However sometimes you do not want a specific file, you just want to capture the screenshot to memory (say to paste into a presentation) you can click on the simulator and then press ALT+Print Screen. It will produce the same screenshot as if you used the toolbar button but place it into the clipboard, rather than a file.

Finally the resolution of the screenshot is based on the resolution of the simulator.

Windows Key

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On the bottom of the simulator (by default) is the Windows hardware key and if you rotate the simulator the key moves to the relevant location. You may find that it tends to disappear when it is placed on the left hand side (counter clockwise rotate from the start location) – because that is where the toolbar is. 

The Windows key is there still, it has just merged with the toolbar itself and can be found now in the last position under the question mark button: image

12 Oct 2012

Windows Store app Development Snack: Feedback links in your app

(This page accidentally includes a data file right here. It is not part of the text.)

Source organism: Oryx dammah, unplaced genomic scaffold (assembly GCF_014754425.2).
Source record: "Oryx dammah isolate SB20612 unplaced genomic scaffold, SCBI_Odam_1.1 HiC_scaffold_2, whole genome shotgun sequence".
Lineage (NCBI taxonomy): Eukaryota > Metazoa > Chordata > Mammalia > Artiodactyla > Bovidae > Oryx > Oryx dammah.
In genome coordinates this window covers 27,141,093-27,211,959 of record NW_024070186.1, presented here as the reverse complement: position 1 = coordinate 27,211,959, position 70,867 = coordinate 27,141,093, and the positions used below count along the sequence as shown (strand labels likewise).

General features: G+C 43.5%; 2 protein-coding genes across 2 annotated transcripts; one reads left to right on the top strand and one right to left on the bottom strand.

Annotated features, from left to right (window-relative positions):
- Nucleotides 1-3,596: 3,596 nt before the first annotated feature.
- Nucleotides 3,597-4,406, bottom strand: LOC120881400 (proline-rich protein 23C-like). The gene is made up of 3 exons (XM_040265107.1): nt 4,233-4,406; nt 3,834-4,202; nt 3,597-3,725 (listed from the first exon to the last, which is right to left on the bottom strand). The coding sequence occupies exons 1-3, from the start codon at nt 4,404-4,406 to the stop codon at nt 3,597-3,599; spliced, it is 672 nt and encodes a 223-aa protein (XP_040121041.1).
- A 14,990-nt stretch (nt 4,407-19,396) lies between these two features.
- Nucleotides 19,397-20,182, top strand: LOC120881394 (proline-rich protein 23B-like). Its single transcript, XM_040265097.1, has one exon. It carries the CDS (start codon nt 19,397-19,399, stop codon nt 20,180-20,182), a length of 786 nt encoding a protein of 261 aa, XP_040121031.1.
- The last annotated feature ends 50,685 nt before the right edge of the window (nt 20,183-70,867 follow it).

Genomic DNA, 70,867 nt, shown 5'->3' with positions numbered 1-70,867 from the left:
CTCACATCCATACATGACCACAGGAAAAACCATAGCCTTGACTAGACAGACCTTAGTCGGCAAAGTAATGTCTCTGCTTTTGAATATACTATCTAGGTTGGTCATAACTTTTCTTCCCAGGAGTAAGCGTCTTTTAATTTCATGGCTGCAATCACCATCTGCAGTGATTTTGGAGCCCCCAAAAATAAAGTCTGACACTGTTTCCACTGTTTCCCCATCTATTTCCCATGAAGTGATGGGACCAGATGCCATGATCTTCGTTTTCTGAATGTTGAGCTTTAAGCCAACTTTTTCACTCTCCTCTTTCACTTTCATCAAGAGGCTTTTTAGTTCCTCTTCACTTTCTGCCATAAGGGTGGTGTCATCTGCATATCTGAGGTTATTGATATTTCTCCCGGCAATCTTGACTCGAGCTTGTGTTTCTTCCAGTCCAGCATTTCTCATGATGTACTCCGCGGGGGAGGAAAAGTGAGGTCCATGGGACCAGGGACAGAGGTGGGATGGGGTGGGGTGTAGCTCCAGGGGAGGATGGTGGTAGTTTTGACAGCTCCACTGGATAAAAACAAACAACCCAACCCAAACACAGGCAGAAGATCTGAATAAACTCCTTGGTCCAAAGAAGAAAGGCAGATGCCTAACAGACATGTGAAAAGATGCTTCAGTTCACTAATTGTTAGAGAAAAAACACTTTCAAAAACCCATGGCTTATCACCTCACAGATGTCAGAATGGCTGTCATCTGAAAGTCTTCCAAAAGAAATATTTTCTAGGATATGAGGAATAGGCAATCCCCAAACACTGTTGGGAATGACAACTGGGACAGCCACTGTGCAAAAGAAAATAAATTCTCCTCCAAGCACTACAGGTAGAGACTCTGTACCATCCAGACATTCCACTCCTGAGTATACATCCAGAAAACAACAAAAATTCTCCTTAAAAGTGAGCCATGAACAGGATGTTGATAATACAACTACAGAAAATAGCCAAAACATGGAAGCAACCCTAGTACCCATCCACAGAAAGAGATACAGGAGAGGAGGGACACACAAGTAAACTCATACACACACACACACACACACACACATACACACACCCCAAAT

imageFor more posts in this series, see the series index.

Something I have started to do with my applications is to make it easy for the people who use the applications to send feedback – since that is the best way to improve it is based on the feedback of those who use it. The question then becomes, how to I collect this feedback?

I could put some screen in the application but I decided to rather have a simpler method for this – email. All I need now is a way to launch the email program and ideally have my email address & subject prefilled – which is not possible with the share source experience.

The solution to this is something we have used for a long time before Windows 8 – protocol handlers, and in particular mailto.

So how do you launch a protocol handler in a Windows Store app – the same way you launch a web page, the Launcher.LaunchUriAsync method.

The usage of protocol handlers does open a lot of possibilities too for sharing between Windows Store apps & Windows desktop apps!

11 Oct 2012

Windows Store app Development Snack: Async & Sharing

For more posts in this series, see the series index.

Here is an interesting issue, you need to implement a Share Source but to do the sharing you need it to be an async call. So what do you do? You can add the async & await modifiers but it won’t work correctly. The solution is to use the deferral which is given to you in the arguments of the event and when you are done you call the Complete method on it to indicate that you are done with all the async goodness: